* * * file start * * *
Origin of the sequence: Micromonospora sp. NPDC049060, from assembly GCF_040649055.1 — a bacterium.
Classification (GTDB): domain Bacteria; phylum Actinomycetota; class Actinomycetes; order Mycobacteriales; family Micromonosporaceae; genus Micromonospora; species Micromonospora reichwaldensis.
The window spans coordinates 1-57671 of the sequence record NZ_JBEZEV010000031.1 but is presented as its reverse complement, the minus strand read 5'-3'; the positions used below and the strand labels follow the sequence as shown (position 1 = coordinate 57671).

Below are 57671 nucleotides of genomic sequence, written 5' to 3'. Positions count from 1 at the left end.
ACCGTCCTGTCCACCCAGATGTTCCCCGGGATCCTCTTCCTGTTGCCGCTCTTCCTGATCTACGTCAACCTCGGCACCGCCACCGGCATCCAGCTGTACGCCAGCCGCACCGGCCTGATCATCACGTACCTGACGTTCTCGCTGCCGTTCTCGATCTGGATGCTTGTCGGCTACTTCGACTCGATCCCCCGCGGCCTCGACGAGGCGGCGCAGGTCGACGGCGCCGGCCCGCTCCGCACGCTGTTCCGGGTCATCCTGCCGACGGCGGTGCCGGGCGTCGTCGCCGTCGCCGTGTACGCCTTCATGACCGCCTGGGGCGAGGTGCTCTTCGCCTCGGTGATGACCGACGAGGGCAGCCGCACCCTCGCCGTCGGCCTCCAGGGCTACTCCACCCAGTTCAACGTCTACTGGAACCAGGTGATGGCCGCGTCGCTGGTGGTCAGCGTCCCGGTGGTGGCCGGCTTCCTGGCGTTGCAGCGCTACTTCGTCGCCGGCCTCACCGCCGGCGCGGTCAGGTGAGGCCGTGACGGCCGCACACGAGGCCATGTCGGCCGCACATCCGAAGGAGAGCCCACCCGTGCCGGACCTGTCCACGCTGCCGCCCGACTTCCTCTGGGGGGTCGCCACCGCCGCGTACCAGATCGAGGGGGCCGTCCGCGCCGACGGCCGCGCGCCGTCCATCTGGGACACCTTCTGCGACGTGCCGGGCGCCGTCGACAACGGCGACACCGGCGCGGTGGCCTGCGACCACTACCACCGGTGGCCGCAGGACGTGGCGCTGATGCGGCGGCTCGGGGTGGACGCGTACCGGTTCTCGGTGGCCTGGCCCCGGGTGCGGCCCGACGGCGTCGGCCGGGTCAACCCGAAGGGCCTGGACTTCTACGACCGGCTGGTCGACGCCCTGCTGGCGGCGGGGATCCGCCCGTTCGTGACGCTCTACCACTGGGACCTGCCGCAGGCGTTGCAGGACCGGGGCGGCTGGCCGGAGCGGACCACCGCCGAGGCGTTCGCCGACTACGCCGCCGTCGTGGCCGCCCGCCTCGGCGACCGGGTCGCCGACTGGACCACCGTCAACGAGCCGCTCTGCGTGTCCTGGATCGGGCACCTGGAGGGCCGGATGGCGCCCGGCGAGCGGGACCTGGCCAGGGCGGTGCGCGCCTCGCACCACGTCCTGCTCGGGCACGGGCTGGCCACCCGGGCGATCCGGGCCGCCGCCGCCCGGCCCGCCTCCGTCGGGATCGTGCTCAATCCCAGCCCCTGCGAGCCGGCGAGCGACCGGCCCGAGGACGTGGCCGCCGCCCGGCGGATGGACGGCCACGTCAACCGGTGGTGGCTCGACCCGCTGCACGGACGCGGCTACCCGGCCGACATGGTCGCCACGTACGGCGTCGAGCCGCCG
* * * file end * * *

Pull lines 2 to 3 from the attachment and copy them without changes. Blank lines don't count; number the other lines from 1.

Classification (GTDB): domain Bacteria; phylum Actinomycetota; class Actinomycetes; order Mycobacteriales; family Micromonosporaceae; genus Micromonospora; species Micromonospora reichwaldensis.
The window spans coordinates 1-57671 of the sequence record NZ_JBEZEV010000031.1 but is presented as its reverse complement, the minus strand read 5'-3'; the positions used below and the strand labels follow the sequence as shown (position 1 = coordinate 57671).